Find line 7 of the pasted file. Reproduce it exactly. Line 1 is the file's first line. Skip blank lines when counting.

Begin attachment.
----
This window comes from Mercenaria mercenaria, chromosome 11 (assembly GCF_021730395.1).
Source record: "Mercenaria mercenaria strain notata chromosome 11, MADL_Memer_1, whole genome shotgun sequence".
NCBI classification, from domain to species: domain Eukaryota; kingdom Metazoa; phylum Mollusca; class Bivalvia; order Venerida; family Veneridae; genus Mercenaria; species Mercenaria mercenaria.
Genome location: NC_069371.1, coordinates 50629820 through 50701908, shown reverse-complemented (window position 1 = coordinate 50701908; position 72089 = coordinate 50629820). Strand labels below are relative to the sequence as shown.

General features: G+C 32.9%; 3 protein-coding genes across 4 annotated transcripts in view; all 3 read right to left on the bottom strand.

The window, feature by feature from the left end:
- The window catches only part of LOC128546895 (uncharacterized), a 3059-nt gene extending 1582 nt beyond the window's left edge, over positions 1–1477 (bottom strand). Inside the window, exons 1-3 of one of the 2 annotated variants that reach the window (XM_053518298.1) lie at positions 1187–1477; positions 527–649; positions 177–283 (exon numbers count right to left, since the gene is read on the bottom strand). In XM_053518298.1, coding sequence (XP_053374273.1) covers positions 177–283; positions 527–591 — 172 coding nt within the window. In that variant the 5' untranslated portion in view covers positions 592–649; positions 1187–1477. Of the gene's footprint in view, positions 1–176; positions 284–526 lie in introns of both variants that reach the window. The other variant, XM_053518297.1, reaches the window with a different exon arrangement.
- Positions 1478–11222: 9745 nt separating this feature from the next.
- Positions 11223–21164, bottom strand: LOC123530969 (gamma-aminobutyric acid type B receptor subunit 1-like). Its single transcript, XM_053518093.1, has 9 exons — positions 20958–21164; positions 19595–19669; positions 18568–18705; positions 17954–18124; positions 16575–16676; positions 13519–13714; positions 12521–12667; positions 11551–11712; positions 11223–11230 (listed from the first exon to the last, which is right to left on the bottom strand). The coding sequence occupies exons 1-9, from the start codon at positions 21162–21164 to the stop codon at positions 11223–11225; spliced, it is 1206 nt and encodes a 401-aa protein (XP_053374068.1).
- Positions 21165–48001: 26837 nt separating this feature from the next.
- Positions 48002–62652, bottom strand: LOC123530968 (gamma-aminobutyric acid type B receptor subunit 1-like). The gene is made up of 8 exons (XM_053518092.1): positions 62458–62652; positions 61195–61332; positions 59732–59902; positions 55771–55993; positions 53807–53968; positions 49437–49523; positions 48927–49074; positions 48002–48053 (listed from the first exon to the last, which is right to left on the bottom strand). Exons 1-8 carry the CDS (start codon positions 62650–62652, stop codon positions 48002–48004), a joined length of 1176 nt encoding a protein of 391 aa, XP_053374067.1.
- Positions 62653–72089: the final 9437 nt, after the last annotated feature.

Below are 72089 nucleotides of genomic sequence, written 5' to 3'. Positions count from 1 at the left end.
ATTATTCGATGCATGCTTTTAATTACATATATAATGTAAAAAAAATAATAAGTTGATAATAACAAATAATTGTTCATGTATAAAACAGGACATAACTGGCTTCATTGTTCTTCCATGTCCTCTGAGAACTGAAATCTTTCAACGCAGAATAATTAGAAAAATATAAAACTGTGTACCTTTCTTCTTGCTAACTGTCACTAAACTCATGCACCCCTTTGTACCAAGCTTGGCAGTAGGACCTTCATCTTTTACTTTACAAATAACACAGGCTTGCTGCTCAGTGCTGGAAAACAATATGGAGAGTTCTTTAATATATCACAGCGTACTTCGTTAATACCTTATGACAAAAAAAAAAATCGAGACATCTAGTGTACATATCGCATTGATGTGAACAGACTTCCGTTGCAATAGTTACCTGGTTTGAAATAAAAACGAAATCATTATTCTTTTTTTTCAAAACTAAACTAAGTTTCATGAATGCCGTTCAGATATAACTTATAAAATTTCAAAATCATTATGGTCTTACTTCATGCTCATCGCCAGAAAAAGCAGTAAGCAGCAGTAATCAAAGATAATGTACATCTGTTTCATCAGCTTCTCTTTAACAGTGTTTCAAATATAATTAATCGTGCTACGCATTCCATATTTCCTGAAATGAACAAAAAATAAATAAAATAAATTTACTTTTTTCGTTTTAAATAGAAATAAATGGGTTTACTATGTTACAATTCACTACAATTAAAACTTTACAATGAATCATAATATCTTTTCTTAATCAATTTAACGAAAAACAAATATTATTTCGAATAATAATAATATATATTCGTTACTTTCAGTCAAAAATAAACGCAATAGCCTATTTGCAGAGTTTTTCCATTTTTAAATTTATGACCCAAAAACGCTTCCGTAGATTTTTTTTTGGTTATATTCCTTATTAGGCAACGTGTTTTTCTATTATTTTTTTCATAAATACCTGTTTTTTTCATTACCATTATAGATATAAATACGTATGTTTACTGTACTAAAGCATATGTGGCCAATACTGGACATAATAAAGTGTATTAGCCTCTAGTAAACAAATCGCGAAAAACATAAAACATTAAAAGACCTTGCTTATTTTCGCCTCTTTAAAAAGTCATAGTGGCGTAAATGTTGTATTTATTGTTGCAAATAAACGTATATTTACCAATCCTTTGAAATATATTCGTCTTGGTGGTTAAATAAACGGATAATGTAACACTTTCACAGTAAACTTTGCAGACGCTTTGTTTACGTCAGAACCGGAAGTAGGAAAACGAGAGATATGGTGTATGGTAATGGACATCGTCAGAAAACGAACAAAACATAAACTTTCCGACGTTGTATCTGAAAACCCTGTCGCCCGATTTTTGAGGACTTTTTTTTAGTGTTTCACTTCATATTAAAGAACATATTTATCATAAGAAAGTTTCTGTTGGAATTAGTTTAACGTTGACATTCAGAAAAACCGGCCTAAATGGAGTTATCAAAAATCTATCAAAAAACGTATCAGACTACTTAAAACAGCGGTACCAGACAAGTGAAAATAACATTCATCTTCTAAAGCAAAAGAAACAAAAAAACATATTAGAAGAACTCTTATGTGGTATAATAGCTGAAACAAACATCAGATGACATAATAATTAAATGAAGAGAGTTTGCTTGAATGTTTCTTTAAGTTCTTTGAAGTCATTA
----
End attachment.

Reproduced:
- The window catches only part of LOC128546895 (uncharacterized), a 3059-nt gene extending 1582 nt beyond the window's left edge, over positions 1–1477 (bottom strand). Inside the window, exons 1-3 of one of the 2 annotated variants that reach the window (XM_053518298.1) lie at positions 1187–1477; positions 527–649; positions 177–283 (exon numbers count right to left, since the gene is read on the bottom strand). In XM_053518298.1, coding sequence (XP_053374273.1) covers positions 177–283; positions 527–591 — 172 coding nt within the window. In that variant the 5' untranslated portion in view covers positions 592–649; positions 1187–1477. Of the gene's footprint in view, positions 1–176; positions 284–526 lie in introns of both variants that reach the window. The other variant, XM_053518297.1, reaches the window with a different exon arrangement.